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What is cytology and microscopy?

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Jasmin Newton

on 4 March 2014

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Transcript of What is cytology and microscopy?

What is cytology and microscopy?
Microscopy: investigation by use of microscopes (dictionary.com 2014)

Cytology: A branch of biology that deals with the formation, structure, and function of cells (dictionary.com 2014)

Information of 4 microscopes
definition: a microscope is a instrument used for inspecting small substances such as animal, mineral or plant samples (The Free Dictionary 2014)
Transmission Electron Microscope
An electron microscopes uses a beam of electrons to create a vivid image of the object being studied. Electron microscopes have a much higher magnification power than a normal light microscope. Electron microscopes can magnify up to 2 million times (Nobelprize.org 2014, Microbehunter.com. 2014)
Stereo Microscope
The stereo microscope or also know as the dissecting microscope is a microscope, which enables the magnification and examination of three-dimensional substances, rather than samples prepared on glass slides. This microscope has a much better magnification than the light microscope and is capable of seeing objects in much finer detail. It can magnify up to a maximum of 100X (stereo microscope - Wikipedia 2014, Microbehunter.com. 2014)
Compound microscope (light microscope)
How it works: a compound microscope works by magnifying the ultraviolet light levels that the naked eye can't see. This microscope is popular among botanists for studying plant cells, in biology to view bacteria and parasites as well as a variety of human/animal cells. The compound microscope is the best to learn the basics with and are the most familiar microscopes. Today's strongest compound microscopes have magnifying powers up to 1000X (Microscopemaster.com 2014, Microbehunter.com. 2014)
Digital Microscopes
The digital microscope uses the power of the computer via USB cable to view objects not visible to the naked eye. This microscope is helpful because the imagines seen on the microscope can be saved to the computers memory. Digital microscopes have a magnification of 10X-200X (microscope-shop.com 2014, Digital microscope -Wikipedia 2014)
Robert Hooke introduced the term 'cell'. He did this by describing the structure he seen when seeing a cork through a microscope. (An introduction to Cell Theory Biozone International 2000)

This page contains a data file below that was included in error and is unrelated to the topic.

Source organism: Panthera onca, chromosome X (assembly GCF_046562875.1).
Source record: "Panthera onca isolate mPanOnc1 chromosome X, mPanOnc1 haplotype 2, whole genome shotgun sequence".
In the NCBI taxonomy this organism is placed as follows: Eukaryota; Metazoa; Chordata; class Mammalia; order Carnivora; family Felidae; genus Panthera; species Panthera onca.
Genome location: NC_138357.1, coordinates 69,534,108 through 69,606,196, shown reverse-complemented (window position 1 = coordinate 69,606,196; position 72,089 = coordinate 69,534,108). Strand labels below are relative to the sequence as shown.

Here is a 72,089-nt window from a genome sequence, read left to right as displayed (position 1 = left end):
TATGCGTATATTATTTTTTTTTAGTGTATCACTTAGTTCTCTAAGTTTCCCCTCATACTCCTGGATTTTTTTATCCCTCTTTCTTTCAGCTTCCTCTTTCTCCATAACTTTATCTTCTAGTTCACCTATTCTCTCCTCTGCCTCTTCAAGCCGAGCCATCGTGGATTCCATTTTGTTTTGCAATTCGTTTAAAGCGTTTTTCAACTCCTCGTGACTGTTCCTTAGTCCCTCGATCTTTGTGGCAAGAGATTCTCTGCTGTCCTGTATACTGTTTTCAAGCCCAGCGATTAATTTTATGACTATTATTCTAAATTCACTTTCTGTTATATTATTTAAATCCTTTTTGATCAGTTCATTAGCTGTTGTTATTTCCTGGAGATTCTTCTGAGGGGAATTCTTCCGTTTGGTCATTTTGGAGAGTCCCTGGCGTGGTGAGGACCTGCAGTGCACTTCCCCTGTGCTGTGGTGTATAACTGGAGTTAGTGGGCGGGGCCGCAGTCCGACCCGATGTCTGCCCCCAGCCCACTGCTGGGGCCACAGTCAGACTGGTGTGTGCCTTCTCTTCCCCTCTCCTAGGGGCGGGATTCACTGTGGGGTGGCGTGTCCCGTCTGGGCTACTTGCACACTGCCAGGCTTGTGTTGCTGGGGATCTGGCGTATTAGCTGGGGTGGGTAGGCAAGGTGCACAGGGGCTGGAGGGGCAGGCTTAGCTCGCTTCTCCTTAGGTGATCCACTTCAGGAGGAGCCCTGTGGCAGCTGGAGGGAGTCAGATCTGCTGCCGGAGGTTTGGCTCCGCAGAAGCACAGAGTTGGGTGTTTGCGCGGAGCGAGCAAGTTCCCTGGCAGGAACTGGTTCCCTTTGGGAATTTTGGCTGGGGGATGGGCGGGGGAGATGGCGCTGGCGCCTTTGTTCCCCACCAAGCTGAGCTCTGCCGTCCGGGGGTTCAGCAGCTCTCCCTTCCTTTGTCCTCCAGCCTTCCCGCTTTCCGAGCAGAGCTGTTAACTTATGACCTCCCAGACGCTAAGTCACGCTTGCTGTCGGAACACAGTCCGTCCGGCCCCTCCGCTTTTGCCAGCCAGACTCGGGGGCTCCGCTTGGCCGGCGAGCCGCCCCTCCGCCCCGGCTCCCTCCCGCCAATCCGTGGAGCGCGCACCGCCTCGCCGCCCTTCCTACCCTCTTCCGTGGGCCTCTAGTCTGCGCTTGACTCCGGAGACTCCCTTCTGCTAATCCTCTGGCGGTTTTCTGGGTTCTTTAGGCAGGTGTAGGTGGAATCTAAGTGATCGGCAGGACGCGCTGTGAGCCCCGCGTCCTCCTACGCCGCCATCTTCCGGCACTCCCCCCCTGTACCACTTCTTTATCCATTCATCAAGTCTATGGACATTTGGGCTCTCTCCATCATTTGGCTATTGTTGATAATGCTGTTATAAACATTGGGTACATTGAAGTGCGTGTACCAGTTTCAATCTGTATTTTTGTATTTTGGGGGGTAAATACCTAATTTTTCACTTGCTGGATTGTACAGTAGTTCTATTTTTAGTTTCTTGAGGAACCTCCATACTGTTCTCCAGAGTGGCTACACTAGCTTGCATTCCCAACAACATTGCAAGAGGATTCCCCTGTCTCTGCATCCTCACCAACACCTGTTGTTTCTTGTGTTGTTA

17Th Century
very minimal serious work was published about cells. (An introduction to Cell Theory Biozone International 2000)
Timeline of microscopy
Botanist Matthias Schleiden and zoologist Theodor Schwann developed the cell theory for both flora and fauna. ‘Plants and animals are composed of groups of cells and that the cell is the basic unit of living organisms.’ (An introduction to Cell Theory Biozone International 2000)
Hooke published his findings in his book called Micrographia. The book was about his studies on various substances he viewed through his microscope. Among Hooke’s work was a explanation of a cork and its ability to float in water. (Nobel Media 2014)
Magnification greater than x5 became available in 1500. They were known as 'canvox lenses.' (An introduction to Cell Theory Biozone International 2000)
The first compound microscope was used in Europe. (An introduction to Cell Theory Biozone International 2000)
Anton van Leeuwenhoek made 500+ single lens microscopes. In doing this he discovered bacteria and blood cells, spermatozoa and protozoa. (An introduction to Cell Theory Biozone International 2000)
Using lenses to study insects Marcello Malpighi discovered capillaries. (An introduction to Cell Theory Biozone International 2000)
Two Dutch lens grinders by the names of Hans and Zacharias Janssen placed two lenses in a tube to make the first microscope (nobel media 2014).
Hans Janssen
Zacharias Janssen
The first two books on the microscopy structure of plants were published by Nehemlah Grew. (An introduction to Cell Theory Biozone International 2000)
In the year 1678 Cherubin d’Orleans out of two monocular systems developed a binocular microscope (biocrats 2010)
In 1690 Christiaan Huygens invents the wave theory of light and builds oculars (the eyepiece of an visual instrument) made of two lenses (thefreedictionary 2014, biocrats 2010)
A microscope base with an illumination system (to transmit light through a transparent object) is developed by John Marshall (biocrats 2010)
Christian Gottlieb Hertel uses mirrors for illumination and using horse hair for a grid, makes a micrometer eyepiece (biocrats 2010)
In 1833 Robert Brown, an English botanist, discovered the nucleus in plant cells (the cell theory timeline 2014).
The discovery that sperm and eggs are also cells was founded by Albert Von Kölliker (the cell theory timeline 2014).
The cell theory is modified by Carl Alexander Carl Heinrich Braun. He calls cells the basic unit of life (cell theory timeline 2014)
A German physiologist/physician/pathologist named Rudolf Virchow, added the 3rd part to the cell theory (cell theory timeline 2014)
18th Century
Multiple technical advances enhance microscopes and make them easier to handle. This leads to microscopy becoming more popular among scientists (biocrats 2010)
Richard Zsigmondy creates the ultra-microscope. This allowed him to study objects below the wavelength of light (biocrats 2010)
Ernst Ruska co-invents the electron microscope for which he won the Nobel Prize in Physics in 1986 (biocrats 2010)
In 1981 a scanning tunneling microscope which gives three-dimensional images of objects down to the atomic level is invented by Gerd Binnig and Heinrich Rohrer(biocrats 2010).
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